Why will you haunt me with a face as wan
As shows an hour-old ghost?

I dare say Meg or Moll would take
Pity upon you, if you'd ask:
And pray don't remain single for my sake
Who can't perform that task.

I have no heart? -- Perhaps I have not;
But then you're mad to take offence
That I don't give you what I have not got
Use your own common sense.

Let bygones be bygones:
Don't call me false, who owed not to be true
I'd rather answer "No" to fifty Johns
Than answer "Yes" to you.

Let's mar our pleasant days no more,
Song-birds of passage, days of youth:
Catch at today, forget the days before:
I'll wink at your untruth.

Let us strike hands as hearty friends;
No more, no less; and friendship's good:
Only don't keep in view ulterior ends,
And points not understood

In open treaty. Rise above
Quibbles and shuffling off and on:
Here's friendship for you if you like; but love --
No, thank you, John.

--Christina Rossetti
I am knee-deep in my very first Elizabeth Bear experience, and immersed in trying to figure out if it's more or less deep than I think it is.

Ink and Steel: A Novel of the Promethean Age (The Stratford Man). First half of a two-book novel. (Not separate enough to be a duology? I dunno, they keep marketing the fact that it's one book that got split in two.) The second half is (or -- in the context of my own progress -- "will be" in about half an hour) Hell and Earth. *glee*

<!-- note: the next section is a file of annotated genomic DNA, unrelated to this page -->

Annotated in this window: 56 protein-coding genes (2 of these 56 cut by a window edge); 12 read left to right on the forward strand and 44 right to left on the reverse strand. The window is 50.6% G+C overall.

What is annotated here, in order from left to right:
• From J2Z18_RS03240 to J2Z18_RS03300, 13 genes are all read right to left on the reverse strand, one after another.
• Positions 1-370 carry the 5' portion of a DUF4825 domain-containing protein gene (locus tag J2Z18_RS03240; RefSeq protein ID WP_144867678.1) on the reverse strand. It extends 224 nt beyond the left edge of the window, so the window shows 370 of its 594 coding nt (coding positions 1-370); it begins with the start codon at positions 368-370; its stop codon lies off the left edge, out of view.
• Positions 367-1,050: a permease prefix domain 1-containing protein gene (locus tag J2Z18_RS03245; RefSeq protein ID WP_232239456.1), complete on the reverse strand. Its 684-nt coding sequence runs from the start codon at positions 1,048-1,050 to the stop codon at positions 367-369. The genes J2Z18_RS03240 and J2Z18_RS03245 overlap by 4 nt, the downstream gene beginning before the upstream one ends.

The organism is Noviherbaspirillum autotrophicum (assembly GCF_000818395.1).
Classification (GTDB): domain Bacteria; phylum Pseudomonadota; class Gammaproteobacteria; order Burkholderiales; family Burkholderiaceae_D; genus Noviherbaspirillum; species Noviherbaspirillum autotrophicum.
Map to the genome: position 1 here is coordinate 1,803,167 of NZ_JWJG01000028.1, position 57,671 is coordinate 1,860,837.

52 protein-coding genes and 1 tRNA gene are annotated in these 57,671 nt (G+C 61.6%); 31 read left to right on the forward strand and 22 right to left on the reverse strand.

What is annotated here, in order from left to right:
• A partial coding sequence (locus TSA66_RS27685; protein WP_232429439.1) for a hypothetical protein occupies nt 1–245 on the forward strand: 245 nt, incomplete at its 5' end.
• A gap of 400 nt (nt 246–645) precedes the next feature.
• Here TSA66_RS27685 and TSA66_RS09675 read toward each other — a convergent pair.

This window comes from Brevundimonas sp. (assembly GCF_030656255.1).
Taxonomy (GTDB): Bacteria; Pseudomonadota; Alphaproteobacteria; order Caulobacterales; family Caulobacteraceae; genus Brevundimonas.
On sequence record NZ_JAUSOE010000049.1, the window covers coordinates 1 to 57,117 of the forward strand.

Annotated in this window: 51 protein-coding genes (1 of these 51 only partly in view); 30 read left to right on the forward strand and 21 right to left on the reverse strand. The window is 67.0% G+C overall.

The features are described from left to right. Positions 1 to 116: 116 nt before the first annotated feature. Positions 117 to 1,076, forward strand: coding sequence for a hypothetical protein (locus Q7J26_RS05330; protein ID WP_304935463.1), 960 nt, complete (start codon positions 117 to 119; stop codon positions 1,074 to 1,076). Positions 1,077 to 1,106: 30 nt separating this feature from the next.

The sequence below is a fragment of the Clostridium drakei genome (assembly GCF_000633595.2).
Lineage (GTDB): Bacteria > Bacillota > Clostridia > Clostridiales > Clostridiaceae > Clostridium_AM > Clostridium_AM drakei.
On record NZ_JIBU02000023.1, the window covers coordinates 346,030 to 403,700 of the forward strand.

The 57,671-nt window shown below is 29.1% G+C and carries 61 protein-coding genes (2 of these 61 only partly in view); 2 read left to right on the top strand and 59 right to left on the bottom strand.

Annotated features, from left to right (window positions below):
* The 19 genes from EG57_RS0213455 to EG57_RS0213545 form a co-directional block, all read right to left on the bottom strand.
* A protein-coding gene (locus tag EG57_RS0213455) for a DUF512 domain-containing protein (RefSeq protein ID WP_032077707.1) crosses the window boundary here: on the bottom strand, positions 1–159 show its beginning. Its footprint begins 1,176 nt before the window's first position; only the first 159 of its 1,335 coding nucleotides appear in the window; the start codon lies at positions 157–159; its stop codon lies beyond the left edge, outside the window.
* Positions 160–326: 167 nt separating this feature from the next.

Essentially I'm in the middle of a love story. I tend to despise those. This is why I'm every so often veering toward "less deep." I keep forgetting that it's a love story, and then it turns around and keeps being a love story at me.

But it's a historical love story between Christopher Marlowe and William Shakespeare. Who are making me CRY with the thwarted...holy moly. OMG! UST! With political intrigue and Inquisitions and deep binding hidden spells in England and Faerie. There is nation-preserving magic in the poetry. Playwrights -- though they never quite say it -- are mages. This is like genetically tailored TSUBAKI CRACK. So I am maybe not a reliable judge here.

There is an impending Hell Teind. O_o CRACK.

But she uses thee-thou-you properly (as it is, the historical equivalent of tu/vous -- tu/usted -- du/sie), which is objectively awesome. Conjugates the verbs right and all.* Nobody does that. I'm such a sucker for linguistics. Okay, yet again, not so reliable...

Last week, I finished The Secret Fruit of Peter Paddington, which is just...adorable. Incredibly cute. Cute and gross and misguided and innocently kinky. Not half the angst I was expecting given that it's the coming of age tale of a gay 13-year-old.